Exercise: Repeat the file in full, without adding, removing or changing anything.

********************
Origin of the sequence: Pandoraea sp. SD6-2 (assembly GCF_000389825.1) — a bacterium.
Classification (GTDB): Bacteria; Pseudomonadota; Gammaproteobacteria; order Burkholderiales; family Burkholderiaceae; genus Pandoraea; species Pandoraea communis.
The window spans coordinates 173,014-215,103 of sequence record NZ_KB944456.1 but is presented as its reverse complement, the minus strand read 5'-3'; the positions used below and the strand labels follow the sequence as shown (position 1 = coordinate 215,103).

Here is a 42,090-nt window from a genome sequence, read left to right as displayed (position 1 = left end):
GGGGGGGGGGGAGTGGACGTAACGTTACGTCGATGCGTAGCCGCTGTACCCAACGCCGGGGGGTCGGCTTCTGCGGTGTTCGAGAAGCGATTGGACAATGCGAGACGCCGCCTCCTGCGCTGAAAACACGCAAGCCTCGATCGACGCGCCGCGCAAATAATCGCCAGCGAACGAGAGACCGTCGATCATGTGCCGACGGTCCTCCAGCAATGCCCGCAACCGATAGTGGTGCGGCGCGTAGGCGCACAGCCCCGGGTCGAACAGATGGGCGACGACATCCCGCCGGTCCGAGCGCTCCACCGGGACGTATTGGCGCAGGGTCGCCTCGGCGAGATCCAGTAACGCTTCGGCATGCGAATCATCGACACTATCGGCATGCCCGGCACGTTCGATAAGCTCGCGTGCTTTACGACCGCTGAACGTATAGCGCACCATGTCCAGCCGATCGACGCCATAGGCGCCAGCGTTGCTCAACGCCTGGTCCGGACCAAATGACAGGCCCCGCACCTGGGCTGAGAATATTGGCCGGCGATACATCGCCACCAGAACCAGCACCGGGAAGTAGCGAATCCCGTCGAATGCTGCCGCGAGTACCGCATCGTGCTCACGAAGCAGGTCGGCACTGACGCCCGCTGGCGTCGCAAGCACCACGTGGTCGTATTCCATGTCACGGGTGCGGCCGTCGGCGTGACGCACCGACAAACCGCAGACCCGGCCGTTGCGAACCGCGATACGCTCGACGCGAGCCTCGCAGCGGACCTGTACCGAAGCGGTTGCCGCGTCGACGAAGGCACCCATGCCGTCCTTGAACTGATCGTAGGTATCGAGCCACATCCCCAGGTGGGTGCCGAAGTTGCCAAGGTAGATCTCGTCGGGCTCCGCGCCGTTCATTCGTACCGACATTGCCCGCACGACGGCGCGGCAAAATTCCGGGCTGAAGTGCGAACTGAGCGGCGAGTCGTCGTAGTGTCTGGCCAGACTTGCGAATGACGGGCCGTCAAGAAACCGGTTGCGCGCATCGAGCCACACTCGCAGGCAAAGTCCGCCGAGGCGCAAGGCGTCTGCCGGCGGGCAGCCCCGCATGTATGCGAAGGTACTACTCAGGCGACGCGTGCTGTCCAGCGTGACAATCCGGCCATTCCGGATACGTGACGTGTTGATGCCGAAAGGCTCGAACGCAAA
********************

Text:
Origin of the sequence: Pandoraea sp. SD6-2 (assembly GCF_000389825.1) — a bacterium.
Classification (GTDB): Bacteria; Pseudomonadota; Gammaproteobacteria; order Burkholderiales; family Burkholderiaceae; genus Pandoraea; species Pandoraea communis.
The window spans coordinates 173,014-215,103 of sequence record NZ_KB944456.1 but is presented as its reverse complement, the minus strand read 5'-3'; the positions used below and the strand labels follow the sequence as shown (position 1 = coordinate 215,103).

Here is a 42,090-nt window from a genome sequence, read left to right as displayed (position 1 = left end):
GGGGGGGGGGGAGTGGACGTAACGTTACGTCGATGCGTAGCCGCTGTACCCAACGCCGGGGGGTCGGCTTCTGCGGTGTTCGAGAAGCGATTGGACAATGCGAGACGCCGCCTCCTGCGCTGAAAACACGCAAGCCTCGATCGACGCGCCGCGCAAATAATCGCCAGCGAACGAGAGACCGTCGATCATGTGCCGACGGTCCTCCAGCAATGCCCGCAACCGATAGTGGTGCGGCGCGTAGGCGCACAGCCCCGGGTCGAACAGATGGGCGACGACATCCCGCCGGTCCGAGCGCTCCACCGGGACGTATTGGCGCAGGGTCGCCTCGGCGAGATCCAGTAACGCTTCGGCATGCGAATCATCGACACTATCGGCATGCCCGGCACGTTCGATAAGCTCGCGTGCTTTACGACCGCTGAACGTATAGCGCACCATGTCCAGCCGATCGACGCCATAGGCGCCAGCGTTGCTCAACGCCTGGTCCGGACCAAATGACAGGCCCCGCACCTGGGCTGAGAATATTGGCCGGCGATACATCGCCACCAGAACCAGCACCGGGAAGTAGCGAATCCCGTCGAATGCTGCCGCGAGTACCGCATCGTGCTCACGAAGCAGGTCGGCACTGACGCCCGCTGGCGTCGCAAGCACCACGTGGTCGTATTCCATGTCACGGGTGCGGCCGTCGGCGTGACGCACCGACAAACCGCAGACCCGGCCGTTGCGAACCGCGATACGCTCGACGCGAGCCTCGCAGCGGACCTGTACCGAAGCGGTTGCCGCGTCGACGAAGGCACCCATGCCGTCCTTGAACTGATCGTAGGTATCGAGCCACATCCCCAGGTGGGTGCCGAAGTTGCCAAGGTAGATCTCGTCGGGCTCCGCGCCGTTCATTCGTACCGACATTGCCCGCACGACGGCGCGGCAAAATTCCGGGCTGAAGTGCGAACTGAGCGGCGAGTCGTCGTAGTGTCTGGCCAGACTTGCGAATGACGGGCCGTCAAGAAACCGGTTGCGCGCATCGAGCCACACTCGCAGGCAAAGTCCGCCGAGGCGCAAGGCGTCTGCCGGCGGGCAGCCCCGCATGTATGCGAAGGTACTACTCAGGCGACGCGTGCTGTCCAGCGTGACAATCCGGCCATTCCGGATACGTGACGTGTTGATGCCGAAAGGCTCGAACGCAAA